After our quick meal at Happiness Restaurant, the Missus calculated that we could still make it to San Gabriel and check out Shanghai No.1 Seafood Village before it got too crowded. Shanghai No.1 had been creating some buzz around the SGV, though I think it's more for the amount spent on decor (I've heard over a million) then the food. The restaurant is located in the same strip mall as Beijing Restaurant and where Green Village was before it shut down. The restaurant really doesn't look like much from the outside.
But the interior is something to behold, looking like an old Shanghai nightclub/restaurant.
The menu really looked like those we saw in China, an over-sized volume of glossy photos, with each dish described in detail. I had read several accounts saying that the dim sum was expensive, but of course those folks hadn't eaten dim sum in San Diego recently. Here the small is $1.98, medium $2.98, large $3.98, and "specials" $4.98.
Since we had already eaten, our ordering habits had to follow a strategy we have when eating multiple meals in the SGV.....folks always look at me strangely when I tell them we actually have a strategy for eating, like I'm crazy or something. Only folks like my good friends and fellow bloggers like Kirbie and "CC" understand that I'm not totally insane.....partially perhaps, but not around the bend.
We started with the Lily and Corn Porridge ($4.98):
I took one sip of this and went...whoa....the base of the porridge was dried scallop, which just brought it up several notches. Also, notice the smoothness...it basically looks like milled broken rice! Most places serve you rice porridge that looks like rice and water....heck, that's what mine looks like even though there's abalone in it! This was the best I've had in a while, not too starchy or gummy, smooth, nice savory flavor that enhanced, but didn't overwhelm the added ingredients....quite nice.
Next up was the Abalone sticky rice in Lotus Leaf ($3.98):
Loved the way this was executed, the rice wasn't over-cooked and mushy. The rice had absorbed the maximum amount of smoky flavor from the lotus leaf. There was a slice of abalone, but it was pretty rubbery and instead of a whole egg yolk, there was a smear of yellow. Overall, this was good, but a bit on the rich side.
Next up was the Shanghai Vegetable Bun ($1.98). Now I enjoy the version at Chin's, but this was in another league.
These weren't very big, but the flavors were. The version at Chin's tends to be too bready and sweet. This one had a mild yeastiness and the filling had that balanced salty-bitter-sweet flavor I enjoy.
So far so good.....but from here our meal kinda took a turn in the wrong direction. If you've read our little blog long enough, you know that we just couldn't have a Hu Cai (滬菜) meal without trying the Xun Yu. Here's it's called Old Shanghai Smoked Fish and this one is priced fairly high at $12.99. Supposedly this is not made in the traditional way, but cooked to order, which, if you've ever made this - marinated-deep fried-marinated, seems a bit odd. The dish, which was on the small side was presented well.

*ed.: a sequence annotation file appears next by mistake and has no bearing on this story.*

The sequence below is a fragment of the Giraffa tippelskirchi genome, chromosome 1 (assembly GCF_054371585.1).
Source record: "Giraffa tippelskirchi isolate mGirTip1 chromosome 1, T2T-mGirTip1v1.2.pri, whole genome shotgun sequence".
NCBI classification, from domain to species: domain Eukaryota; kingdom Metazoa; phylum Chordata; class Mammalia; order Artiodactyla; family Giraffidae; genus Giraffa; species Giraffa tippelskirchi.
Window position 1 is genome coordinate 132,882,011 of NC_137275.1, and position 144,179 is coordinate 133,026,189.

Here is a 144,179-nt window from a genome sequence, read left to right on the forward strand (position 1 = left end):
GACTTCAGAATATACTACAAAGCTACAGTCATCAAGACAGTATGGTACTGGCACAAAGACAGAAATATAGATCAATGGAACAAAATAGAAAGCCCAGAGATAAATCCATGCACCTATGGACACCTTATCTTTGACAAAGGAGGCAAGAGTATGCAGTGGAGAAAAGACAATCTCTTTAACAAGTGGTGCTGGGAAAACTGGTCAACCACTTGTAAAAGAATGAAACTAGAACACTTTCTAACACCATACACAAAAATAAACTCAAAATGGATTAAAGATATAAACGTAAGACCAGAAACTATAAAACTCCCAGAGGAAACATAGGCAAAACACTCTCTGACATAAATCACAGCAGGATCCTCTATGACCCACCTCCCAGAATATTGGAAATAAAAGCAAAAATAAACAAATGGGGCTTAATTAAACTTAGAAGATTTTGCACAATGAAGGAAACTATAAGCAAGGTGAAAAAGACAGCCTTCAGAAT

The Missus took a bite and told me I wouldn't be able to eat it. But of course I had to try.....man, this was some of the muddiest fish I've had in a while. It tasted like I stuck a handful of dirt in my mouth. The textures were interesting, the exterior light and crisp, the interior almost like silken tofu, which I found odd considering this is fish. I just couldn't bring myself to eat another bite.
The Xiao Long Bao was also terrible ($4.98) - if anything was over-priced on the dim sum menu it was this.
First the folds were hard and gummy, not made well. The flavor of the soup was on the mild side and the filling was hard....much too hard for Xiao Long Bao. This would probably do in San Diego, but not in a Shanghai style restaurant in the SGV.
The one item I really wanted to try were the Shenjian Bao ($2.98):
Not to incur the wrath of my friend YZ from Shanghai, who will automatically tell me how wrong it is for SJB to have folds on the top. This was fluffy, the dough on the sweet side, but had a nice amount of salty-sweet "soup".....much too sweet for the Missus, but I liked it. The meat wasn't anything special and this was fairly good overall....it looked better than it was.
The service really didn't live up to the standard of the design and decor.....this was basically lipstick on a pig. When we asked for boxes they were basically thrown at us...the whole objective seemed to be around turning over tables....I guess someone has to pay for the furniture, right?
I thought the execution of the dishes were better than the actual flavors, the SJB is a good case in point. The Missus and I had an interesting conversation about the food on the drive back home. The Missus came to the conclusion that I'm pretty unbiased when it comes to Chinese regional cuisine....I wasn't raised on the stuff, but became immersed during our years in the SGV, so I was basically a blank slate. She was raised on a combination of Lu Cai - Shandong cuisine, of the Jiaodong style and spicy Hunan/Sichuan cuisine. So the flavors of "South of the Yangtze" really don't appeal to Her.....interesting theory.
As for the dim sum at Shanghai No.1...well let's just say it won't make me forget about Sea Harbour or Elite.
Shanghai No. 1 Seafood Restaurant
250 West Valley Blvd Suite M
San Gabriel, CA 91776